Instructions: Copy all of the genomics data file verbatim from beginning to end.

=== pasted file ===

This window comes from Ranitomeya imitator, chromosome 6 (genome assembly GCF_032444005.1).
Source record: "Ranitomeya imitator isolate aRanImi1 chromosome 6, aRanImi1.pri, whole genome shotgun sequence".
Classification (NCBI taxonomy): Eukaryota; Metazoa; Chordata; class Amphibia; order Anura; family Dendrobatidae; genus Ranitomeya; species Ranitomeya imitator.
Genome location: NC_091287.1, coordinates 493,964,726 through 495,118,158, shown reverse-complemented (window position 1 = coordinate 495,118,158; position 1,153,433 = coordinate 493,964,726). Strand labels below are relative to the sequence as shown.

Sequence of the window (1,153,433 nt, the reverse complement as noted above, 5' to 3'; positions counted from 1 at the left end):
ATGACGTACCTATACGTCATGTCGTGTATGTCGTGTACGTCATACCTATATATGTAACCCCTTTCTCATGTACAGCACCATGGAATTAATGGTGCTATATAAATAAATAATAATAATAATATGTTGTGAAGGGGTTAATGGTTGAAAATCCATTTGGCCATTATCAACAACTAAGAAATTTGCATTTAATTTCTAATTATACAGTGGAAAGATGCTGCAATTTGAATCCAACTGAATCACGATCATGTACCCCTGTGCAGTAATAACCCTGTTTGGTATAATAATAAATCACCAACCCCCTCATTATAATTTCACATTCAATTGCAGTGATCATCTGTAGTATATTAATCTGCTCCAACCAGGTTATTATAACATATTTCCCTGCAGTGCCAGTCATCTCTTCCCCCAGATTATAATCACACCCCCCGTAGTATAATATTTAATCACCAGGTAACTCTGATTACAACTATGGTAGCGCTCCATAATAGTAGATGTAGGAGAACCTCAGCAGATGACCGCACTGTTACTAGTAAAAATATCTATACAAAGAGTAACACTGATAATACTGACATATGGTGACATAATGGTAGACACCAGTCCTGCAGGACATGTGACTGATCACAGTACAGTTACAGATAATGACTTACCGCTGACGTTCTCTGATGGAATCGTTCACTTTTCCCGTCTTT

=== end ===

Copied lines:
This window comes from Ranitomeya imitator, chromosome 6 (genome assembly GCF_032444005.1).
Source record: "Ranitomeya imitator isolate aRanImi1 chromosome 6, aRanImi1.pri, whole genome shotgun sequence".
Classification (NCBI taxonomy): Eukaryota; Metazoa; Chordata; class Amphibia; order Anura; family Dendrobatidae; genus Ranitomeya; species Ranitomeya imitator.
Genome location: NC_091287.1, coordinates 493,964,726 through 495,118,158, shown reverse-complemented (window position 1 = coordinate 495,118,158; position 1,153,433 = coordinate 493,964,726). Strand labels below are relative to the sequence as shown.

Sequence of the window (1,153,433 nt, the reverse complement as noted above, 5' to 3'; positions counted from 1 at the left end):
ATGACGTACCTATACGTCATGTCGTGTATGTCGTGTACGTCATACCTATATATGTAACCCCTTTCTCATGTACAGCACCATGGAATTAATGGTGCTATATAAATAAATAATAATAATAATATGTTGTGAAGGGGTTAATGGTTGAAAATCCATTTGGCCATTATCAACAACTAAGAAATTTGCATTTAATTTCTAATTATACAGTGGAAAGATGCTGCAATTTGAATCCAACTGAATCACGATCATGTACCCCTGTGCAGTAATAACCCTGTTTGGTATAATAATAAATCACCAACCCCCTCATTATAATTTCACATTCAATTGCAGTGATCATCTGTAGTATATTAATCTGCTCCAACCAGGTTATTATAACATATTTCCCTGCAGTGCCAGTCATCTCTTCCCCCAGATTATAATCACACCCCCCGTAGTATAATATTTAATCACCAGGTAACTCTGATTACAACTATGGTAGCGCTCCATAATAGTAGATGTAGGAGAACCTCAGCAGATGACCGCACTGTTACTAGTAAAAATATCTATACAAAGAGTAACACTGATAATACTGACATATGGTGACATAATGGTAGACACCAGTCCTGCAGGACATGTGACTGATCACAGTACAGTTACAGATAATGACTTACCGCTGACGTTCTCTGATGGAATCGTTCACTTTTCCCGTCTTT